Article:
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Spike Lee speaks at MIBFF press conference (Noah Sutton / McGill Tribune)

Spike Lee speaks at press conference after receiving inaugural MIBFF Pioneer Award

a/Arts & Entertainment/Film and TV by

Legendary director Spike Lee was at Boulevard National Wednesday afternoon as part of the 10th annual Montreal International Black Film Festival (MIBFF) to answer questions, promote his new film, and discuss the festival’s Pioneer Award—of which he’ll be the inaugural recipient.

The award, as described in a MIBFF press release, was granted “in recognition of his body of work which revolutionized the role of black talent in Hollywood, tearing away decades of stereotypes and marginalized portrayals to establish a new arena for African-American voices to be heard.” As he revealed throughout the conference, it is a project that he continues to treat as a work in progress.

As for his latest film, “Da Sweet Blood of Jesus”—which was funded through Kickstarter—Lee refused to give out much information. The film screening was a part of the festival, and he implored reporters to learn about it at the showing. He acknowledged that “it’s got a lot of blood and a lot of sex,” and that it’s “not for the squeamish,” but he wouldn’t give out any further details about the film’s content.

Despite Lee’s reluctance to discuss his latest work, he was his usual outspoken self on a number of topics including prior films, contemporary media, and the racial problems that continue to plague the U.S.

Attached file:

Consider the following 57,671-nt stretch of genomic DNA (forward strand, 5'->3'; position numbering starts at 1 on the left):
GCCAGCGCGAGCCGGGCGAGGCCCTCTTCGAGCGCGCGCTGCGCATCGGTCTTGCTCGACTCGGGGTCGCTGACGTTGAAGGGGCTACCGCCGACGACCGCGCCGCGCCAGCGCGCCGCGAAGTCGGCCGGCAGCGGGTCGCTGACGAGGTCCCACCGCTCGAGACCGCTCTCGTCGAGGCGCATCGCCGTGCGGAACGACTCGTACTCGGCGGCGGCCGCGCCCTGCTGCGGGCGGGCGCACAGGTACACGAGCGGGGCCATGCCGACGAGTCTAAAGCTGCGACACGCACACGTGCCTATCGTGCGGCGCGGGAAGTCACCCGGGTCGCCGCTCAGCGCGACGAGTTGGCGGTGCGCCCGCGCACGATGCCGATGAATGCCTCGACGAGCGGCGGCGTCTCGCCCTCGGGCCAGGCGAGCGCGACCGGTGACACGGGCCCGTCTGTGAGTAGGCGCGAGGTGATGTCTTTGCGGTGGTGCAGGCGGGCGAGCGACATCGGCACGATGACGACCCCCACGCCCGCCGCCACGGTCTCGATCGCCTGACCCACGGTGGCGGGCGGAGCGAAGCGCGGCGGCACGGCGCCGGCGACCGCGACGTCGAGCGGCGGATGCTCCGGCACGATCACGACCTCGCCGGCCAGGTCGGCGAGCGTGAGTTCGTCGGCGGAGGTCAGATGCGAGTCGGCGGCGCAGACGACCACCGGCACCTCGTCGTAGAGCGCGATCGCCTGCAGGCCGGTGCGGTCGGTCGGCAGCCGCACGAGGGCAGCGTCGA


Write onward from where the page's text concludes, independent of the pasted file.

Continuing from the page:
On the subject of his acclaimed 1989 film “Do the Right Thing,”—considered by many to be his magnum opus and a film which directly addresses race relations—Lee was frank about its continued relevance.

“I never thought that we would have a black president [at the time of the film’s release],” he said. “But poverty’s gotten worse. A lot of police departments see black males as a threat. Bodies have been buried this summer because of that.”

Lee had similar feelings about “Bamboozled,” his 2000 satire of race in the media, in which a television network produces and airs a contemporary minstrel show, complete with black actors wearing blackface makeup. Despite the film’s apparent liberties with the media’s depiction of race, Lee emphasized its close kinship with reality.

“I don’t think there’s anything exaggerated in there,” he said. “Look at reality TV. It’s all there.”

Lee also revealed some optimism as the press conference went on. He appeared hopeful about the future of diversity in Hollywood for the coming years. He cited a statistic saying that the U.S. population is projected to shift in its majority and minorities, then explained that it’ll inevitably lead to a diversification of the film industry.

“If you’re a business, and you don’t adapt to that, you’re in trouble,” he said.

 

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